The ongoing hearing of the Senate Judiciary Committee in which Elena Kagan has been answering questions this week is a wonderful example of political theater of the absurd. As we talked about on the radio program last night, these hearings have of late, become exercises in what can only be called, well, lying. For example, when she was sitting for her hearing, now Justice Sotomayor referred to the Heller decision on DC gun law as "settled law" and furthermore expressed acceptance of an constitutionally protected individual right to own a gun. Just months AFTER this experience, she had a chance to back those statements up--the recently decided 2nd Amendment case on Chicago's restrictive gun laws. Well lo and behold, Justice Sotomayor--in her dissenting opinion, was simply UNABLE to find ANY suggestion in the Constitution or in the writings of the framers that gun ownership under the 2nd Amendment was an individual right.
Does this surprise me? No. Did I know that when she said what she did in her hearing is was BS? Yes. But this is what we have come to expect that our Supreme Court nominees will do. No different for conservative jurists, gang--they go up there are refer to Roe v. Wade as "settled law" and express great admiration for "stare decisis" which grants great weight to precedent. They go tell their lies, they get confirmed, and then they go to the Supreme Court and vote as we all knew they would.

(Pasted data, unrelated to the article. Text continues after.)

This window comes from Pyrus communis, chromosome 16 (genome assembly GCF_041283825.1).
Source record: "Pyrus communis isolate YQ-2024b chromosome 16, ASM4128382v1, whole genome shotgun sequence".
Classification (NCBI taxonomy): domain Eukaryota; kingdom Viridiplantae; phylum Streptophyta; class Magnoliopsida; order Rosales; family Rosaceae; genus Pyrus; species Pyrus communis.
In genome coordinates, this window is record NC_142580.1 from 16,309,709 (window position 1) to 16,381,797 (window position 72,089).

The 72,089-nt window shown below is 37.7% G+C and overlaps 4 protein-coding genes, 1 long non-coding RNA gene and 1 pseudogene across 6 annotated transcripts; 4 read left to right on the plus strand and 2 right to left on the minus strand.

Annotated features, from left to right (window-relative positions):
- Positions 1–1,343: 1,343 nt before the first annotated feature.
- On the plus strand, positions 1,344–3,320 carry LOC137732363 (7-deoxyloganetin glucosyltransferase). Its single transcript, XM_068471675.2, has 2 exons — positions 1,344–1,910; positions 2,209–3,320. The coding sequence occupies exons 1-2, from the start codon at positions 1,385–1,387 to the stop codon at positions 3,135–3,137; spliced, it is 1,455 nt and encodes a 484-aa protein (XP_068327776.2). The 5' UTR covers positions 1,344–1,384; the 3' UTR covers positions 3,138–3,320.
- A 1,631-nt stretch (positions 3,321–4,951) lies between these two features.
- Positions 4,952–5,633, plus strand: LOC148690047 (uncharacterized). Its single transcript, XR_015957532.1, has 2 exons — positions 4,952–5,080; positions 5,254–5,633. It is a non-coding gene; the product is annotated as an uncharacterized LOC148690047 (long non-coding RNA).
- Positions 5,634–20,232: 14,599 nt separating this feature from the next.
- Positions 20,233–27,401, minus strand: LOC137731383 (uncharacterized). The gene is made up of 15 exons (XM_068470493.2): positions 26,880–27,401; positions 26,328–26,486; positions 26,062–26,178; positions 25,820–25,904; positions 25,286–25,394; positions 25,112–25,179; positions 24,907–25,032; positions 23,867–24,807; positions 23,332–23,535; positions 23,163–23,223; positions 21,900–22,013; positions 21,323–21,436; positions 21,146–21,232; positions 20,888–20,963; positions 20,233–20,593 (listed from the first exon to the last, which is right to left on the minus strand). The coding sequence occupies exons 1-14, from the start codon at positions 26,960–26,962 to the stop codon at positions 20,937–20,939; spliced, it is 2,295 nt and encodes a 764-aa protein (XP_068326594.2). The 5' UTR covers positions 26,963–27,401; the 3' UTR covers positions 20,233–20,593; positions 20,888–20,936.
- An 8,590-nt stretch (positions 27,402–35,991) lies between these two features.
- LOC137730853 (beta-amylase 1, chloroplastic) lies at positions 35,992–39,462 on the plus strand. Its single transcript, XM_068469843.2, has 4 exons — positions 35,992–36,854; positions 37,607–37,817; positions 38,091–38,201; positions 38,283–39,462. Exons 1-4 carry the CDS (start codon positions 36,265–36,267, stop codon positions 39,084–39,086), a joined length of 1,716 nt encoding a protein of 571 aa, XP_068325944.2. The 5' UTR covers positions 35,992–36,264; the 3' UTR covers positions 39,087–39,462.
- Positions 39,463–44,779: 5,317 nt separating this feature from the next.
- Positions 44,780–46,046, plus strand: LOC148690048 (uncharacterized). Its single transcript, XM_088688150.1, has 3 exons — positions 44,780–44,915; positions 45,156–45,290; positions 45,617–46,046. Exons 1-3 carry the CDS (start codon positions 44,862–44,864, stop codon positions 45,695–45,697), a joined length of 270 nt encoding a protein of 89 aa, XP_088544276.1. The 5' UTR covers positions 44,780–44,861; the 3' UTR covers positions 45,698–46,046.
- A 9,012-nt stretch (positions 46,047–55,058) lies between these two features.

So why go through this theater of the absurd? Why stage a Stalinist "show trial" in which everyone plays their ridiculous part? How is our Republic ennobled by this process? Is this what the framers intended? I think not. Which is why I would want to see a nominee sit up there one day (not Kagan, as her record is too thin to pull this off) and say the following:
"Mr Chairman. I've been a federal judge on the US Court of Appeals for twelve years, was a federal prosecutor for 10 years, and have argued 27 cases before the Supreme Court, winning 23. You have before you some 187,000 pages of my writings over the years. You can justly discern my judicial philosophy from those writings and reach your own conclusions. As for the concept of "stare decisis", I respect the decisions of past Supreme Courts exactly as I respect decisions of courts inferior to the Supreme Court. That they were reached by reasonable people with the facts and the law before them---that they did the best job they could--and that ultimately, since the Congress has not removed from the Supreme Court the capability of overturning previous decisions, I treat them with no more respect than I would the decision of an appeals court on a case currently being reviewed. Dred Scot and Plessy v. Ferguson stand as stark reminders of the limits of stare decisis. And so with that, I request to be excused from this proceeding as I do not intend to answer a single question. Thank you."